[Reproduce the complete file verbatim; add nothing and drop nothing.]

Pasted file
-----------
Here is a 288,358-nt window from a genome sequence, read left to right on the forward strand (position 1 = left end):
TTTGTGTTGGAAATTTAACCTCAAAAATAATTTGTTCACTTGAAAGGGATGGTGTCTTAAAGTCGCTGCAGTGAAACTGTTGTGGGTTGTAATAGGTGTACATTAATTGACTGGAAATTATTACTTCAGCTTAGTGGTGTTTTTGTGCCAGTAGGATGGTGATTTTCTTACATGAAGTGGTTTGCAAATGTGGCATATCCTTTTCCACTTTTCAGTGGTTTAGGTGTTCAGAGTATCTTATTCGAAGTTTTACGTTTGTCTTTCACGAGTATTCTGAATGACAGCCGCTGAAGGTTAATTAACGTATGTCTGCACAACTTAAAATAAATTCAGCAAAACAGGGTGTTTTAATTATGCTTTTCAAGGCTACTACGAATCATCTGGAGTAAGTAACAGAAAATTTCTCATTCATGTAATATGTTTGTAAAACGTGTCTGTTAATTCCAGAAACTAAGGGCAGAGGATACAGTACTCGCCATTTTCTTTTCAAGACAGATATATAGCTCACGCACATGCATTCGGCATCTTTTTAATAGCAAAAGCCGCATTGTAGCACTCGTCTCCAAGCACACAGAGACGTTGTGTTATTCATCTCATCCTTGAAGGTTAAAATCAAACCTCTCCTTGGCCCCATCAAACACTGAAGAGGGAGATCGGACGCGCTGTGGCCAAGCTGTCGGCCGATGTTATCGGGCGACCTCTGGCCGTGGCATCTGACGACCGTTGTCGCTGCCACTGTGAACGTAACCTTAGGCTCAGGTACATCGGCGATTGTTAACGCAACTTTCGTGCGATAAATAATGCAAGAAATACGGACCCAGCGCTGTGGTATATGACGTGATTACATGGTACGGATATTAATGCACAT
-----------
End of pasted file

Here is a 288,358-nt window from a genome sequence, read left to right on the forward strand (position 1 = left end):
TTTGTGTTGGAAATTTAACCTCAAAAATAATTTGTTCACTTGAAAGGGATGGTGTCTTAAAGTCGCTGCAGTGAAACTGTTGTGGGTTGTAATAGGTGTACATTAATTGACTGGAAATTATTACTTCAGCTTAGTGGTGTTTTTGTGCCAGTAGGATGGTGATTTTCTTACATGAAGTGGTTTGCAAATGTGGCATATCCTTTTCCACTTTTCAGTGGTTTAGGTGTTCAGAGTATCTTATTCGAAGTTTTACGTTTGTCTTTCACGAGTATTCTGAATGACAGCCGCTGAAGGTTAATTAACGTATGTCTGCACAACTTAAAATAAATTCAGCAAAACAGGGTGTTTTAATTATGCTTTTCAAGGCTACTACGAATCATCTGGAGTAAGTAACAGAAAATTTCTCATTCATGTAATATGTTTGTAAAACGTGTCTGTTAATTCCAGAAACTAAGGGCAGAGGATACAGTACTCGCCATTTTCTTTTCAAGACAGATATATAGCTCACGCACATGCATTCGGCATCTTTTTAATAGCAAAAGCCGCATTGTAGCACTCGTCTCCAAGCACACAGAGACGTTGTGTTATTCATCTCATCCTTGAAGGTTAAAATCAAACCTCTCCTTGGCCCCATCAAACACTGAAGAGGGAGATCGGACGCGCTGTGGCCAAGCTGTCGGCCGATGTTATCGGGCGACCTCTGGCCGTGGCATCTGACGACCGTTGTCGCTGCCACTGTGAACGTAACCTTAGGCTCAGGTACATCGGCGATTGTTAACGCAACTTTCGTGCGATAAATAATGCAAGAAATACGGACCCAGCGCTGTGGTATATGACGTGATTACATGGTACGGATATTAATGCACAT